[11]  In Order P-1295, former Assistant Commissioner Irwin Glasberg considered the question of when an appeal under the Act  could be considered moot. He stated:

The leading Canadian case on the subject of mootness is the Supreme Court of Canada’s decision of Borowski v. The Attorney General of Canada [(1989), 57 D.L.R. (4th) 231]. There, the court commented on the topic of mootness as follows:

The doctrine of mootness is an aspect of a general policy or practice that a court may decline to decide a case which raises merely a hypothetical or abstract question. The general principle applies when the decision of the court will not have the effect of resolving some controversy which affects or may affect the rights of the parties. If the decision of the court will have no practical effect on such rights, the court will decline to decide the case. This essential ingredient must be present not only when the action or proceeding is commenced but at the time when the court is called upon to reach a decision. Accordingly if, subsequent to the initiation of the action or proceeding, events occur which affect the relationship of the parties so that no present live controversy exists which affects the rights of the parties, the case is said to be moot ...

In the Borowski case, Sopinka J., speaking for the court, indicated that a two-step analysis must be applied to determine whether a case is moot. First, the court must decide whether what he referred to as “the required tangible and concrete dispute” has disappeared and the issues have become academic. Second, in the event that such a dispute has disappeared, the court must decide whether it should nonetheless exercise its discretion to hear the case.

[12]  The approach taken by former Assistant Commissioner Glasberg in Order P-1295, which was to apply the test set out in Borowski, has been adopted in subsequent orders of this office. Where the requester has already obtained access to the record at issue, adjudicators have declined to make a determination on the application of exemptions claimed to withhold records on the basis that the appeal is moot. This determination is made where there is not sufficient public interest or importance to decide if the exemptions apply nonetheless. [2]

[13]  Applying the test for mootness in Borowski, I find that the first part of the test has been met. The live controversy, which might have been said to exist between the city and the appellant relating to the disclosure of the record, is now at an end because the surveyor’s report is already in the requester’s possession. Thus, the question of whether the record qualifies for exemption pursuant to section 10(1)  is purely academic.

[14]  With regard to the second part of the test, I have considered whether the question of access to the surveyor’s report is of sufficient public interest or importance to merit the review of the application of section 10(1)  of the Act  regardless of mootness. I note that the requester indicated his preference for this appeal to proceed to a decision, but did not address the issue of mootness.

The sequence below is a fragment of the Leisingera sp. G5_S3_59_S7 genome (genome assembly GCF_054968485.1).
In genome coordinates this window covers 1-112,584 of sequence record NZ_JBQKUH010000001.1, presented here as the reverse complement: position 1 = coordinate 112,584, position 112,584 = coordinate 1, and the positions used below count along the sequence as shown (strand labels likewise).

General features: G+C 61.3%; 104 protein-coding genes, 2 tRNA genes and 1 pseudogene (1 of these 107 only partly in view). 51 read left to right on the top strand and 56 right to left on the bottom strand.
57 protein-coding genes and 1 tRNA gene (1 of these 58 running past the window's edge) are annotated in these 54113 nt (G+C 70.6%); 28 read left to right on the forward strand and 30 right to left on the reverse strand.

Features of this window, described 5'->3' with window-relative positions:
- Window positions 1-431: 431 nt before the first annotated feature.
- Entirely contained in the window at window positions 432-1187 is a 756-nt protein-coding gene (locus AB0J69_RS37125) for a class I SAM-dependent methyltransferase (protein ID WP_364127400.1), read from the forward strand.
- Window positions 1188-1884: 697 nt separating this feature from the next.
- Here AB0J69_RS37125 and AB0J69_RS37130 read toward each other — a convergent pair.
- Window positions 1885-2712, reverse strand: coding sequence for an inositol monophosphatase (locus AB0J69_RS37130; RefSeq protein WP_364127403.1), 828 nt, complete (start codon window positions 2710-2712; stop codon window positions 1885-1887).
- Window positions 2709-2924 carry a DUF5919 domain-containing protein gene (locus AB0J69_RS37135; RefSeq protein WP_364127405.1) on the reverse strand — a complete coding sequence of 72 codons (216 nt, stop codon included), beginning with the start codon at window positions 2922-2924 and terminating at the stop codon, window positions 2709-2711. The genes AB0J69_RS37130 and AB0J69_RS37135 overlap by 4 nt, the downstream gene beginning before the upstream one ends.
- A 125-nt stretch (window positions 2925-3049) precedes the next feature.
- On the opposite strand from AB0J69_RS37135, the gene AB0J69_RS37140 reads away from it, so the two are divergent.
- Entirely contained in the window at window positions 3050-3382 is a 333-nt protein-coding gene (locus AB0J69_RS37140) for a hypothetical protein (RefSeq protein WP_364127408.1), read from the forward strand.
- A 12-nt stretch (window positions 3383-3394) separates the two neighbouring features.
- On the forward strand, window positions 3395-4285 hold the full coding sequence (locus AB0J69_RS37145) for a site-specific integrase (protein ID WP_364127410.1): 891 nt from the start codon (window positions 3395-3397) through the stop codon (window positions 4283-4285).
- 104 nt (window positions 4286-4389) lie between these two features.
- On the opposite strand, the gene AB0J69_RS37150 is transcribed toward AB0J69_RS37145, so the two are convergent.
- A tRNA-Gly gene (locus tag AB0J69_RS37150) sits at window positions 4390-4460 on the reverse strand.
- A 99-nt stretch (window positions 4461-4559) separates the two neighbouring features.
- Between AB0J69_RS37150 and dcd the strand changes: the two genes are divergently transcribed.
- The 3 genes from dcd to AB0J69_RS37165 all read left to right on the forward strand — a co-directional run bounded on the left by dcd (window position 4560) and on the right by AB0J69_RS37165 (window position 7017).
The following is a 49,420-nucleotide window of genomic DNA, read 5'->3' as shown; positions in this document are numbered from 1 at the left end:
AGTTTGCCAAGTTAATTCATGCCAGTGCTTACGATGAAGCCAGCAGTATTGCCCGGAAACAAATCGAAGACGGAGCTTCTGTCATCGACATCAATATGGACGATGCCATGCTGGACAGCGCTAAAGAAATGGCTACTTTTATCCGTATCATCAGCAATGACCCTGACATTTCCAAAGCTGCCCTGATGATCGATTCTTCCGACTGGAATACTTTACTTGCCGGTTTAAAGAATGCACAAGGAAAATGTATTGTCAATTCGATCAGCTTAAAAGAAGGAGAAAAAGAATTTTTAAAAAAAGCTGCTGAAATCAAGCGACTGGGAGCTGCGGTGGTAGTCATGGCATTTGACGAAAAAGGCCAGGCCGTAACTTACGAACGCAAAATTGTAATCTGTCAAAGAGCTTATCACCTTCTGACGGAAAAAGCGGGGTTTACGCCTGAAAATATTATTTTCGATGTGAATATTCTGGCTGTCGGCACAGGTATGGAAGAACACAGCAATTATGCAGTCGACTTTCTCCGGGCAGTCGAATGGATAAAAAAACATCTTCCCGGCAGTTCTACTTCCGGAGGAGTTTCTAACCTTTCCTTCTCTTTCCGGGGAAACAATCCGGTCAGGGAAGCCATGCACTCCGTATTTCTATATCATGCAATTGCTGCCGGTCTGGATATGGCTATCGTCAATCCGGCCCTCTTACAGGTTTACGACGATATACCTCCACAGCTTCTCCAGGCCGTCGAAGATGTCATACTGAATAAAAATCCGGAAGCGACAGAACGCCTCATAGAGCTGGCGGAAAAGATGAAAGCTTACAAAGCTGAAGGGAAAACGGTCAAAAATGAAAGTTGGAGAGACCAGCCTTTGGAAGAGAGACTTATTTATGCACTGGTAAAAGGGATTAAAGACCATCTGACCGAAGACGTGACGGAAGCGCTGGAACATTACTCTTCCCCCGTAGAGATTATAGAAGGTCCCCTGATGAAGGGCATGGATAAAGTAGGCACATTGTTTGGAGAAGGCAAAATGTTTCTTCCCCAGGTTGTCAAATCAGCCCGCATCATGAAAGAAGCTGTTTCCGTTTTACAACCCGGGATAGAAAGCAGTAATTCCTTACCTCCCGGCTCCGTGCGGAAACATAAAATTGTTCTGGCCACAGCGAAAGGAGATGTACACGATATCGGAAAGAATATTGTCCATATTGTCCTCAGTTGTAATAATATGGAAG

[15]  In Order M-271, former Assistant Commissioner Glasberg dealt with a situation in which the requester had obtained a copy of the record from someone other than the institution. In that case, he proceeded with the appeal because one of the issues was the appellant’s desire to request a correction of personal information under section 36(2)  of the Act . He indicated that, in this situation, the institution in question would have to acknowledge that it had custody of the record for which the correction was to be requested. In addition, the parties in that case had been involved in an ongoing series of requests and the Assistant Commissioner was of the view that his order might reduce the need for future appeals.

[16]  However, he also made the following comments of a more general nature about situations where an appellant already possesses the record at issue:

In the ordinary course of events, I would be extremely reluctant to apply the resources of the Commissioner’s office to decide an appeal where the appellant is already in possession of the records at issue through legitimate means. In my view, such an exercise would serve no useful purpose. In addition, appeals of this nature consume the scarce resources of institutions and impede the ability of the Commissioner’s office to deal with the files of other appellants.

[17]  I agree with these views and adopt them for the purposes of this appeal.

[18]  In my view, the circumstances of this appeal differ from those before the Assistant Commissioner in Order M-271 and do not serve to justify proceeding to a determination of the section 10(1)  issue. The absence of factors such as those present in Order M-271 and the fact that the requester has obtained a copy of the record at issue by legitimate means (through a prior access request to the city) means that any determination regarding access would have no practical effect. I am not persuaded by the circumstances or the information before me that there are any factors weighing in favour of my continuation of this appeal in respect of the surveyor’s report. Accordingly, I find that this appeal is moot and that no useful purpose would be served by proceeding with a determination of the application of the section 10(1)  exemption to the surveyor’s report.

ORDER:

I dismiss the appeal.

Original signed by:

 

 

 November 5, 2018

Jaime Cardy

 

 

Adjudicator

 

 

 



[1] For the parties’ reference, refer to the second and fourth pages of Appendix D of the original requester’s representations.

[2] See Orders MO-2049-F, MO-2525, MO-2571, MO-2728, MO-2979, MO-3032, PO-2756, and PO-3057-I.